Casey_2018_Changing.pdf (3.49 MB)
Changing physical activity behaviour among people with multiple sclerosis
thesisposted on 2022-09-09, 09:26 authored by Bláthín Casey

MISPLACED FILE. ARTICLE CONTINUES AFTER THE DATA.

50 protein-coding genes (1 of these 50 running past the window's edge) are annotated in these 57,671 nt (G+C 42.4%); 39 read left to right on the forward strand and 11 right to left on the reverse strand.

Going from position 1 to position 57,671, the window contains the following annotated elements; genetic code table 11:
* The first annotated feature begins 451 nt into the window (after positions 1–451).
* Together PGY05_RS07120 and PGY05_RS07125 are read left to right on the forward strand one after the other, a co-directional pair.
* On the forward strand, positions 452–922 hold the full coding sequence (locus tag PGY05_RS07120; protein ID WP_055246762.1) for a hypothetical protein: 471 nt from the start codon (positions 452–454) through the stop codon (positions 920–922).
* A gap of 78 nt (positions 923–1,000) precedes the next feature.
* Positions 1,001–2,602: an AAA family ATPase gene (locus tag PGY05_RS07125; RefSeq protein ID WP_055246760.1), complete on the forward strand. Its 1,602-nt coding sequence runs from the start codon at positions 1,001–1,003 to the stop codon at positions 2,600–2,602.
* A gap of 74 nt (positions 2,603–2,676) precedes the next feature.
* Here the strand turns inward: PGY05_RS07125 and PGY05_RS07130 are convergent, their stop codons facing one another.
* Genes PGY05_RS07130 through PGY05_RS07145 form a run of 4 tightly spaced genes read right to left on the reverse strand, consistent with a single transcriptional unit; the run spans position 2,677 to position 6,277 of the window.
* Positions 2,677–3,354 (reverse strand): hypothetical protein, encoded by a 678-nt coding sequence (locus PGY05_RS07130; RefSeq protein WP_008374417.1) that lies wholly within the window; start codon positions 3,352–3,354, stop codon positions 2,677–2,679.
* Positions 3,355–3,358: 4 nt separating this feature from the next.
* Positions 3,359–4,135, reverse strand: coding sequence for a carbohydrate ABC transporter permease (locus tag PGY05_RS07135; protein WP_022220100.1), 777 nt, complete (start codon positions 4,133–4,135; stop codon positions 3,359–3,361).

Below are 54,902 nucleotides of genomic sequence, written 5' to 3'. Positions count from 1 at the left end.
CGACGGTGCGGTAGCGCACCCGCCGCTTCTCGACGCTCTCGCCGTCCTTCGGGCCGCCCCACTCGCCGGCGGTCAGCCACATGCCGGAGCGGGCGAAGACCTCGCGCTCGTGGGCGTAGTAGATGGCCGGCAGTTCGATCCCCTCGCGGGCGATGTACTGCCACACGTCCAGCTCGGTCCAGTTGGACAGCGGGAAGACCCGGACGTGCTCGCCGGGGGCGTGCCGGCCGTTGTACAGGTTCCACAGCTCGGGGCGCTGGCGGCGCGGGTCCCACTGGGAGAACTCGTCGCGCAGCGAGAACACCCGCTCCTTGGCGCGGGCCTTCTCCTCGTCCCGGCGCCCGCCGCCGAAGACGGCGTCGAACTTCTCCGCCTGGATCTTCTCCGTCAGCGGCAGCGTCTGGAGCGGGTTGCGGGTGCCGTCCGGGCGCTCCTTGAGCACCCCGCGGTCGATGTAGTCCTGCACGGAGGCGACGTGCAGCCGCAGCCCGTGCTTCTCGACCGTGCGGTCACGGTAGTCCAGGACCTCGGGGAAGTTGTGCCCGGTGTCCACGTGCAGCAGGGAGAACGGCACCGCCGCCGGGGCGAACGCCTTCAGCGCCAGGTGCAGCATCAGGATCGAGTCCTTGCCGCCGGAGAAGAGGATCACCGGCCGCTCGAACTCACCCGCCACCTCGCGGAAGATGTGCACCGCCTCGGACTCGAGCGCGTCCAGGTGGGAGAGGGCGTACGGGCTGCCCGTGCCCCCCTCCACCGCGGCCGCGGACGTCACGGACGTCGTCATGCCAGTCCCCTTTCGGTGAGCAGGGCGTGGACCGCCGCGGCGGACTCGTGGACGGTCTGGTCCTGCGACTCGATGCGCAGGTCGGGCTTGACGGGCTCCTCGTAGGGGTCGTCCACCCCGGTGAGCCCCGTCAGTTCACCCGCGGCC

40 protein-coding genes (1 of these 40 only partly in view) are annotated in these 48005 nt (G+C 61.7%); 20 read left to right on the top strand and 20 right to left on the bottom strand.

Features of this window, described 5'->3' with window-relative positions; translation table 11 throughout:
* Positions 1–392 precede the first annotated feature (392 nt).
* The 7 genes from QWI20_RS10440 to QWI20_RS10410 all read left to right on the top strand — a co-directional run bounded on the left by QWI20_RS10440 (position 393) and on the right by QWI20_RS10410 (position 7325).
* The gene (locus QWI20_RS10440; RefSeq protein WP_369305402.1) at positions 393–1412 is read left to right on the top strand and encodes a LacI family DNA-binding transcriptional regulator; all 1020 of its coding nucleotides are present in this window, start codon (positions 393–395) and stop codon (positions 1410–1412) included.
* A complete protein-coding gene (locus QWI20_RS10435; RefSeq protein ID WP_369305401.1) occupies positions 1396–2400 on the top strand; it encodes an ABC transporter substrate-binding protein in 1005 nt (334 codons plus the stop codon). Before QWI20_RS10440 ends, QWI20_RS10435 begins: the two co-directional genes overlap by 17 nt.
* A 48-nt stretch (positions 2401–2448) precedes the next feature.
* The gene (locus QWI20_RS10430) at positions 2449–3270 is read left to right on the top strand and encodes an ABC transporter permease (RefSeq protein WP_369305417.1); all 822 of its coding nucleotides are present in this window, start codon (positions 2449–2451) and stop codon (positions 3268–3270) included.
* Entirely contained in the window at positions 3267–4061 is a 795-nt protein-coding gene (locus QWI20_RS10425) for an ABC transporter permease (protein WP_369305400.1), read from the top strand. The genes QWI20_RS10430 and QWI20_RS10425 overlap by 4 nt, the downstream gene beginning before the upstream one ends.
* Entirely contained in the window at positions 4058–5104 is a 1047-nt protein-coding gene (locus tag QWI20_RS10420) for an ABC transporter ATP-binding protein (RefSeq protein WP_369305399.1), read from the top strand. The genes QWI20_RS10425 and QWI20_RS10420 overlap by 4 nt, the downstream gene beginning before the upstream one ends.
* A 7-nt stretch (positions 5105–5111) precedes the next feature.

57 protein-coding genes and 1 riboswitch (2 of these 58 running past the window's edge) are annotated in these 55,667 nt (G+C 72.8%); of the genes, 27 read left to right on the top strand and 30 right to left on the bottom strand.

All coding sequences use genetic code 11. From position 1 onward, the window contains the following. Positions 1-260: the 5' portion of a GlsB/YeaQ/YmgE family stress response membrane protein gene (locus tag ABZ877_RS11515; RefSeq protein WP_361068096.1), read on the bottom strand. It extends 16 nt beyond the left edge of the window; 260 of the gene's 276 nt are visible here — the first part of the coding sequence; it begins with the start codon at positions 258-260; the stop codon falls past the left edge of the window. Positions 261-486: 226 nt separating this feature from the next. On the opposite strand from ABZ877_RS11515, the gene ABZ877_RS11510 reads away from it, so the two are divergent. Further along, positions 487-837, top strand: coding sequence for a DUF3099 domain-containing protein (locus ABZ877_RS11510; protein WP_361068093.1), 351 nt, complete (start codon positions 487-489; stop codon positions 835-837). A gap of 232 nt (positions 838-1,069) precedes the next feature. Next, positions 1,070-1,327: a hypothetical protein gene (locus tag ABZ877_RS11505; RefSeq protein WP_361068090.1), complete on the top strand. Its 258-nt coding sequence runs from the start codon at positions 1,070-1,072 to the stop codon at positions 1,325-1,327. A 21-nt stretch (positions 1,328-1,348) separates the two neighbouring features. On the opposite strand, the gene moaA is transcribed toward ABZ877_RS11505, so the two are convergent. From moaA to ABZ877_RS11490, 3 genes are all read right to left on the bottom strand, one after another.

Increasing physical activity (PA) through exercise is associated with improvements in many of the symptoms associated with Multiple Sclerosis (MS) such as fatigue, strength, balance and mobility. Despite this, people with MS remain largely inactive. Interventions that are grounded in theory and that aim to change PA behaviour need to be developed. The aim of this thesis was to develop a web-based intervention to increase PA levels among people with MS, namely, ‘Activity Matters’. The thesis was underpinned by the development stage of the MRC Framework for the Development of Complex Interventions and the Behaviour Change Wheel process. Specific objectives of this thesis included: 1) Identifying the Evidence Base, 2) Identifying and Developing the Theory and 3) Modelling Process and Outcomes of the ‘Activity Matters’ intervention. The evidence base for the ‘Activity Matters’ intervention was identified through a meta-analysis of objective PA levels among people with MS. This was the first metaanalysis of objective PA levels only in this population. Results showed that people with MS are significantly less active than their healthy counterparts across PA outputs of steps per day and minutes of MVPA per day. These findings support the need for future PA intervention development. This thesis contributed to identifying and developing the theory base for the ‘Activity Matters’ intervention and ultimately aimed to understand PA behaviour among people with MS. Four chapters in the thesis provided crucial quantitative and qualitative data that met this aim. In summary, previous interventions have not been successful in changing medium-long-term PA behaviour among people with MS and factors such as self-efficacy, goal-setting, mood and knowledge were recognised as important to include in future interventions. The final objective of this thesis was to model the process and outcomes of the ‘Activity Matters’ intervention using the steps outlined by the BCW. Data from this thesis informed this process. Results showed that the ‘Activity Matters’ intervention is theoretically based and constructs including, knowledge, memory, attention and decision processes, skills, social influences, environmental context and resources, beliefs about capabilities, beliefs about consequences, goals and emotions were recognised as important. Intervention functions and techniques that will be used on the website include education, enablement, environmental restructuring, persuasion, incentivisation, action planning, goal-setting, social-support and problem-solving. Future research directions include refining the content and design of ‘Activity Matters’ intervention through usability testing and the development of a patient-public stakeholder group. Once refined, a pilot randomised control trial will be conducted to test procedures, estimate recruitment and determine the sample size for a large scale evaluation that will test effectiveness.